ENNISKILLEN, NORTHERN IRELAND, NOV. 22 -- Thousands of Catholics and Protestants joined with Prime Minister Margaret Thatcher in Enniskillen today to complete a war memorial service that was devastated two weeks ago by an IRA bomb.
Thatcher flew in unannounced, for security reasons, and stood in the rain without an umbrella, remembering the dead of two world wars and the 11 Protestant civilians who were killed as they waited on Nov. 8 for the original memorial service to begin.
Today's ceremony was organized as an act of solidarity among the 13,000 people of this town near the border of the Irish Republic, and as a show of peaceful defiance against Irish Republican Army violence.
But today's event took on an ecumenical flavor, reflecting the revulsion felt throughout the island over the bombing.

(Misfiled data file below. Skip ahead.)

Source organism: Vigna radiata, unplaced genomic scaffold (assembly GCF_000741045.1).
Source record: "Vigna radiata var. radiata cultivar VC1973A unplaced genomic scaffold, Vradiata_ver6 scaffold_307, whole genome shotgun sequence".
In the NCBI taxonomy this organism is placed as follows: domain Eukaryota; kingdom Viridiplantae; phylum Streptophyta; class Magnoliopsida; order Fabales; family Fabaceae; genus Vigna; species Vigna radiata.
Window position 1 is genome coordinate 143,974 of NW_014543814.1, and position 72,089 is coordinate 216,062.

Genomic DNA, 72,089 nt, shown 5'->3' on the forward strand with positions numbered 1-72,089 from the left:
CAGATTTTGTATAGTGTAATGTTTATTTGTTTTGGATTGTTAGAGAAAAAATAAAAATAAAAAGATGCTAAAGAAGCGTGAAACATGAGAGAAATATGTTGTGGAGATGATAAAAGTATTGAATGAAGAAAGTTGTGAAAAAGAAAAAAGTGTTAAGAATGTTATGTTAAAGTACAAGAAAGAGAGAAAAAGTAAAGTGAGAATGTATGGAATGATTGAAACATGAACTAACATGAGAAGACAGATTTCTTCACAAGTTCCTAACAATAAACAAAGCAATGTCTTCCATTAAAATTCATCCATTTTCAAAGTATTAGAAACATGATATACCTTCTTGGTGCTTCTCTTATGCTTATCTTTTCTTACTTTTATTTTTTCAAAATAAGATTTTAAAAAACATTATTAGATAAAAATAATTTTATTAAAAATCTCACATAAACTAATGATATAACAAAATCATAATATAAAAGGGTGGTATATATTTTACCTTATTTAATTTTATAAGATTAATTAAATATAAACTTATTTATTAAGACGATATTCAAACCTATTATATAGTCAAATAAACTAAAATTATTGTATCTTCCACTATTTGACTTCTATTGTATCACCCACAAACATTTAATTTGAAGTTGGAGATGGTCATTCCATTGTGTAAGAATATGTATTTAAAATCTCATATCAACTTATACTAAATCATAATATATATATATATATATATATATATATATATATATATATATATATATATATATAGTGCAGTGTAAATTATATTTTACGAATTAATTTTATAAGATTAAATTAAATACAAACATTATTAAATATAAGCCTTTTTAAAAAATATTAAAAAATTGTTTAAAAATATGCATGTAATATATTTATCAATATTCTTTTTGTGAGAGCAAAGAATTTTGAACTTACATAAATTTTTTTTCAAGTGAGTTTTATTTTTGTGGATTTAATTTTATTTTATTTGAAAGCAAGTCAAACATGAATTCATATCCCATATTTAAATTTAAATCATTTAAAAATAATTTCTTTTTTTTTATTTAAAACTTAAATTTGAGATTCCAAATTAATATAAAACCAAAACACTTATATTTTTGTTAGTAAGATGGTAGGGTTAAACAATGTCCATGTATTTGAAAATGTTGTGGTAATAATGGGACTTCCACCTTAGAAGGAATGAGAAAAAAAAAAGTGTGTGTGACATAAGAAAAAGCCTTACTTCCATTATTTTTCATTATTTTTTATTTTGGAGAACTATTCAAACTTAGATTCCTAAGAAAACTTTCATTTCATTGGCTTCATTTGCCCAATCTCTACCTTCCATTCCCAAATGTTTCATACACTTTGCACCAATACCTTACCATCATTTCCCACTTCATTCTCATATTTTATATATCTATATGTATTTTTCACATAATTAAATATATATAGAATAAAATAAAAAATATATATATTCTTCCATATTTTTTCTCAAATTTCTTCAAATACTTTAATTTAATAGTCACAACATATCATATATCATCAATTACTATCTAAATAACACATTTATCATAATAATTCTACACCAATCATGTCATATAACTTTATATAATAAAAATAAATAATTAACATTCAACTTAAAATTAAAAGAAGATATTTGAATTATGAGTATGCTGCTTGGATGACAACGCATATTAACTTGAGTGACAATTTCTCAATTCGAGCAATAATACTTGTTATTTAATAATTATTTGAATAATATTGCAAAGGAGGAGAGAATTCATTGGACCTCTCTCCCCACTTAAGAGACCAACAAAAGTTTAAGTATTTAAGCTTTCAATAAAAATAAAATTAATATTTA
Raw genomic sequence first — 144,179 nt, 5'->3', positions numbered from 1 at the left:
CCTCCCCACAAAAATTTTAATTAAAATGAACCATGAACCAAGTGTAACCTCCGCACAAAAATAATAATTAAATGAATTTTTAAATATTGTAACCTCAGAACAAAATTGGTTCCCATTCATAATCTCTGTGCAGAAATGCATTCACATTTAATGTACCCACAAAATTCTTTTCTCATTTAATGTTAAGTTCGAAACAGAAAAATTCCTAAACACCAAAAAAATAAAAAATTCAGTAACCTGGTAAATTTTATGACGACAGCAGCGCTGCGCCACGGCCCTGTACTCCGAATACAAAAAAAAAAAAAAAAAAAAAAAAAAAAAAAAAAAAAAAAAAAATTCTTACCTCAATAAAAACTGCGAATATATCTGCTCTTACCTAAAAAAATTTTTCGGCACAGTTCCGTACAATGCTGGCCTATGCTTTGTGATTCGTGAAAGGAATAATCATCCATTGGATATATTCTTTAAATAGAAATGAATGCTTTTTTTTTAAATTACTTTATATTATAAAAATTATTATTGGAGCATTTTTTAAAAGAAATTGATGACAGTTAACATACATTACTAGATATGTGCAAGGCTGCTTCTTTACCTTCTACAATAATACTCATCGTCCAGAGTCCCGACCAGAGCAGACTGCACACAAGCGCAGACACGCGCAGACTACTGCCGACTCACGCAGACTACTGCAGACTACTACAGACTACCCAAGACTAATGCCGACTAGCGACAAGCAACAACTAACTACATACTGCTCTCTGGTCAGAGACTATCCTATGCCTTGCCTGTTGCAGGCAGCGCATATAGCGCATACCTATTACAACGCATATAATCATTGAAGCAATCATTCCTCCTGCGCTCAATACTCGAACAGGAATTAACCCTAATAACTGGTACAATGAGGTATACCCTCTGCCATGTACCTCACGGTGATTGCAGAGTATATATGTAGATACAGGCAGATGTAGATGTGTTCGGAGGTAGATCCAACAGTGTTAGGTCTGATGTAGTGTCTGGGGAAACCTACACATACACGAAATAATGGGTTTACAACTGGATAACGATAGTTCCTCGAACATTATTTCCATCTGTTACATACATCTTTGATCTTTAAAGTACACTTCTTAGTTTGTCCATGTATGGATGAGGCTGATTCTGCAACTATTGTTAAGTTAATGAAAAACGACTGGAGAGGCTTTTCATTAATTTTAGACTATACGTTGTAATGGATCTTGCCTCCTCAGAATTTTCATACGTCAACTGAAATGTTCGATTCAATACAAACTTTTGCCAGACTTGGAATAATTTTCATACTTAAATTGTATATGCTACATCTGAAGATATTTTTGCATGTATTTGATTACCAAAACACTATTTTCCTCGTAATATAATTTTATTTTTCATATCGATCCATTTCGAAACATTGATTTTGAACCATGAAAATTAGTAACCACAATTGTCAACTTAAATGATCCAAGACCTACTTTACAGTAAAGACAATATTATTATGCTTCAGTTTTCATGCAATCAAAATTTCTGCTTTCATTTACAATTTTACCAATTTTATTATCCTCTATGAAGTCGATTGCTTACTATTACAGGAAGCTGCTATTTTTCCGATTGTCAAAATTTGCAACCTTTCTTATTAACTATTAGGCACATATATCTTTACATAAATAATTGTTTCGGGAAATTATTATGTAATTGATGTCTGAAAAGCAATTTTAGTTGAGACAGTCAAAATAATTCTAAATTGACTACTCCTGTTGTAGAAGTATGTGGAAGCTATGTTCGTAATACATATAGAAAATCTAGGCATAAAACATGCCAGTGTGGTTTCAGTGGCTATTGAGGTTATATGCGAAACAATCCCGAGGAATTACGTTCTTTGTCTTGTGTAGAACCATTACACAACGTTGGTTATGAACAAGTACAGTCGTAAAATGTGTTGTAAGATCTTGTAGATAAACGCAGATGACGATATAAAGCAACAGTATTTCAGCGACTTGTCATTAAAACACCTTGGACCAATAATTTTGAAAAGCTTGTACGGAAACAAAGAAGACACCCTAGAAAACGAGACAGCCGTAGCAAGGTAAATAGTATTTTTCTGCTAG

"Out of the rubble came the sign of hope," the Most Rev. Robin Eames, primate of the Anglican Church of Ireland, said in a sermon urging Northern Ireland's Catholics and Protestants to bury their feud and unite against terrorism.
Thatcher laid a wreath at the foot of a statue depicting a soldier of the much-decorated British Army unit of Royal Enniskillen Fusiliers. She wore a red poppy, the symbol of war dead, in the lapel of her black suit.
In one section of St. Macartan's Cathedral sat the families of the bereaved, among them Gordon Wilson. Wilson, whose 20-year-old daughter, Marie, clutched his hand as she died, has said he bears no grudge against those who planted the bomb that killed his daughter.
"The words of astounding compassion from those who could have been forgiven for words of anger, the wave of human sympathy that has swept across these islands -- such have spoken so much louder than the bomb or bullet," Eames said.